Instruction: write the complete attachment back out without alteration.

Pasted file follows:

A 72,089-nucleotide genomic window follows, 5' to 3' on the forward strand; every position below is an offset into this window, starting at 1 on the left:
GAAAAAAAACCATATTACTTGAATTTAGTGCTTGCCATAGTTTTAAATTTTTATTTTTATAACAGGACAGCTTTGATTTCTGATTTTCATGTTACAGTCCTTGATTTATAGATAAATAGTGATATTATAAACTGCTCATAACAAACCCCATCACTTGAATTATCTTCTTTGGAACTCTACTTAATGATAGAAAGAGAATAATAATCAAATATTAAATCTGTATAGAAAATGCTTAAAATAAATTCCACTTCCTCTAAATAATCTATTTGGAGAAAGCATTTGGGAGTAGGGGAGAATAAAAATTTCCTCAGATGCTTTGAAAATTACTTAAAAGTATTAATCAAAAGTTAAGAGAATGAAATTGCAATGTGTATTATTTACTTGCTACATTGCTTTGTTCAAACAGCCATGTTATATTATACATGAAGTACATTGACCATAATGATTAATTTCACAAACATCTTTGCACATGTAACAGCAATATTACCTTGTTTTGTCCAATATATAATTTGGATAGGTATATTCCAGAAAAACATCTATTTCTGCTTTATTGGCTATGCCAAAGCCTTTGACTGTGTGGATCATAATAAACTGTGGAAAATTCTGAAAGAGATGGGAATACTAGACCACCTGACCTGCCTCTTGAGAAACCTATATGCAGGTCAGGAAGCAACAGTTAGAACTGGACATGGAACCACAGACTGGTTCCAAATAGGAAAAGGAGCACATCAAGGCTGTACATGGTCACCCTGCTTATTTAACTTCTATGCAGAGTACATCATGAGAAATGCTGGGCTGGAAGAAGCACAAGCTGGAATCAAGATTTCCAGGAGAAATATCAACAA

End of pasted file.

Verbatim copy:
A 72,089-nucleotide genomic window follows, 5' to 3' on the forward strand; every position below is an offset into this window, starting at 1 on the left:
GAAAAAAAACCATATTACTTGAATTTAGTGCTTGCCATAGTTTTAAATTTTTATTTTTATAACAGGACAGCTTTGATTTCTGATTTTCATGTTACAGTCCTTGATTTATAGATAAATAGTGATATTATAAACTGCTCATAACAAACCCCATCACTTGAATTATCTTCTTTGGAACTCTACTTAATGATAGAAAGAGAATAATAATCAAATATTAAATCTGTATAGAAAATGCTTAAAATAAATTCCACTTCCTCTAAATAATCTATTTGGAGAAAGCATTTGGGAGTAGGGGAGAATAAAAATTTCCTCAGATGCTTTGAAAATTACTTAAAAGTATTAATCAAAAGTTAAGAGAATGAAATTGCAATGTGTATTATTTACTTGCTACATTGCTTTGTTCAAACAGCCATGTTATATTATACATGAAGTACATTGACCATAATGATTAATTTCACAAACATCTTTGCACATGTAACAGCAATATTACCTTGTTTTGTCCAATATATAATTTGGATAGGTATATTCCAGAAAAACATCTATTTCTGCTTTATTGGCTATGCCAAAGCCTTTGACTGTGTGGATCATAATAAACTGTGGAAAATTCTGAAAGAGATGGGAATACTAGACCACCTGACCTGCCTCTTGAGAAACCTATATGCAGGTCAGGAAGCAACAGTTAGAACTGGACATGGAACCACAGACTGGTTCCAAATAGGAAAAGGAGCACATCAAGGCTGTACATGGTCACCCTGCTTATTTAACTTCTATGCAGAGTACATCATGAGAAATGCTGGGCTGGAAGAAGCACAAGCTGGAATCAAGATTTCCAGGAGAAATATCAACAA